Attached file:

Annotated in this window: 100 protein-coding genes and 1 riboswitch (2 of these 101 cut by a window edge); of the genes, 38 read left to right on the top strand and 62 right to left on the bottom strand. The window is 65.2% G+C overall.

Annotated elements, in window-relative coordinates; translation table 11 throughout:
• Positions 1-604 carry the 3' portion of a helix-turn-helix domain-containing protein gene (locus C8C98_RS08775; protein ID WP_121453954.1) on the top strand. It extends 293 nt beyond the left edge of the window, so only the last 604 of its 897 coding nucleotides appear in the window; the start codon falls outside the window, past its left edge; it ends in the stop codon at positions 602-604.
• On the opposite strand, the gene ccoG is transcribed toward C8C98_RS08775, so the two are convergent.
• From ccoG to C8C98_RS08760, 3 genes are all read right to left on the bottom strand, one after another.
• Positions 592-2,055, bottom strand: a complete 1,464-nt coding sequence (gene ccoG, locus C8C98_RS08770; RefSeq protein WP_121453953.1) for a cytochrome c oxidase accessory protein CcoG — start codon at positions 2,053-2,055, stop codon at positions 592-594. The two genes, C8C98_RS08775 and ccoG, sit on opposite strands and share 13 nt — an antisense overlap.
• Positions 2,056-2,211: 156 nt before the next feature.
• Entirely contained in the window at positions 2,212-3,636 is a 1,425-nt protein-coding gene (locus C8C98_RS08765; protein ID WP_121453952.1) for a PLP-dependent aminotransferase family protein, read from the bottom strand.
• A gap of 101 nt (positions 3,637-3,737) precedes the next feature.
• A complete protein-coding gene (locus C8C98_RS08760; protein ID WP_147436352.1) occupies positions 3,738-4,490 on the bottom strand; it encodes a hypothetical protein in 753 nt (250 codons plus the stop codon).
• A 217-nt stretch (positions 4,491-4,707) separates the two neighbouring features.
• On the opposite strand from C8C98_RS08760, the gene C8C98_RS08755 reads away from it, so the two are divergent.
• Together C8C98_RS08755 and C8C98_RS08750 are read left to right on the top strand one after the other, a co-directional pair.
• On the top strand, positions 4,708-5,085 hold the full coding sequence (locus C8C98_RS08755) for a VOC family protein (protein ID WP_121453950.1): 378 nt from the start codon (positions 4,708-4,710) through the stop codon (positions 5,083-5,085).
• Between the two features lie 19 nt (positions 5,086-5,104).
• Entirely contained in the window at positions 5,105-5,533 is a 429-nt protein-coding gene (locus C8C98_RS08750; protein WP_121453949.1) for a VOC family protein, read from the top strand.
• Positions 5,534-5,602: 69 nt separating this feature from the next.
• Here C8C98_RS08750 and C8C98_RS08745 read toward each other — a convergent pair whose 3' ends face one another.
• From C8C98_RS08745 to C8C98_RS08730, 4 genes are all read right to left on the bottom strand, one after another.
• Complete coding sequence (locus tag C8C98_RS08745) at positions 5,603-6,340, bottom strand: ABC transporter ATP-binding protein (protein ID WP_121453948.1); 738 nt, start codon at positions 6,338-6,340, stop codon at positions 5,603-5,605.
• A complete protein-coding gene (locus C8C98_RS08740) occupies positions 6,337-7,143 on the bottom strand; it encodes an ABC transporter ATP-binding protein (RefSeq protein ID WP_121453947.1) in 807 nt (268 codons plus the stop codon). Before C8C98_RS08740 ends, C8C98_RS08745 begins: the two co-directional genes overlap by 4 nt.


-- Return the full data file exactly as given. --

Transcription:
Annotated in this window: 100 protein-coding genes and 1 riboswitch (2 of these 101 cut by a window edge); of the genes, 38 read left to right on the top strand and 62 right to left on the bottom strand. The window is 65.2% G+C overall.

Annotated elements, in window-relative coordinates; translation table 11 throughout:
• Positions 1-604 carry the 3' portion of a helix-turn-helix domain-containing protein gene (locus C8C98_RS08775; protein ID WP_121453954.1) on the top strand. It extends 293 nt beyond the left edge of the window, so only the last 604 of its 897 coding nucleotides appear in the window; the start codon falls outside the window, past its left edge; it ends in the stop codon at positions 602-604.
• On the opposite strand, the gene ccoG is transcribed toward C8C98_RS08775, so the two are convergent.
• From ccoG to C8C98_RS08760, 3 genes are all read right to left on the bottom strand, one after another.
• Positions 592-2,055, bottom strand: a complete 1,464-nt coding sequence (gene ccoG, locus C8C98_RS08770; RefSeq protein WP_121453953.1) for a cytochrome c oxidase accessory protein CcoG — start codon at positions 2,053-2,055, stop codon at positions 592-594. The two genes, C8C98_RS08775 and ccoG, sit on opposite strands and share 13 nt — an antisense overlap.
• Positions 2,056-2,211: 156 nt before the next feature.
• Entirely contained in the window at positions 2,212-3,636 is a 1,425-nt protein-coding gene (locus C8C98_RS08765; protein ID WP_121453952.1) for a PLP-dependent aminotransferase family protein, read from the bottom strand.
• A gap of 101 nt (positions 3,637-3,737) precedes the next feature.
• A complete protein-coding gene (locus C8C98_RS08760; protein ID WP_147436352.1) occupies positions 3,738-4,490 on the bottom strand; it encodes a hypothetical protein in 753 nt (250 codons plus the stop codon).
• A 217-nt stretch (positions 4,491-4,707) separates the two neighbouring features.
• On the opposite strand from C8C98_RS08760, the gene C8C98_RS08755 reads away from it, so the two are divergent.
• Together C8C98_RS08755 and C8C98_RS08750 are read left to right on the top strand one after the other, a co-directional pair.
• On the top strand, positions 4,708-5,085 hold the full coding sequence (locus C8C98_RS08755) for a VOC family protein (protein ID WP_121453950.1): 378 nt from the start codon (positions 4,708-4,710) through the stop codon (positions 5,083-5,085).
• Between the two features lie 19 nt (positions 5,086-5,104).
• Entirely contained in the window at positions 5,105-5,533 is a 429-nt protein-coding gene (locus C8C98_RS08750; protein WP_121453949.1) for a VOC family protein, read from the top strand.
• Positions 5,534-5,602: 69 nt separating this feature from the next.
• Here C8C98_RS08750 and C8C98_RS08745 read toward each other — a convergent pair whose 3' ends face one another.
• From C8C98_RS08745 to C8C98_RS08730, 4 genes are all read right to left on the bottom strand, one after another.
• Complete coding sequence (locus tag C8C98_RS08745) at positions 5,603-6,340, bottom strand: ABC transporter ATP-binding protein (protein ID WP_121453948.1); 738 nt, start codon at positions 6,338-6,340, stop codon at positions 5,603-5,605.
• A complete protein-coding gene (locus C8C98_RS08740) occupies positions 6,337-7,143 on the bottom strand; it encodes an ABC transporter ATP-binding protein (RefSeq protein ID WP_121453947.1) in 807 nt (268 codons plus the stop codon). Before C8C98_RS08740 ends, C8C98_RS08745 begins: the two co-directional genes overlap by 4 nt.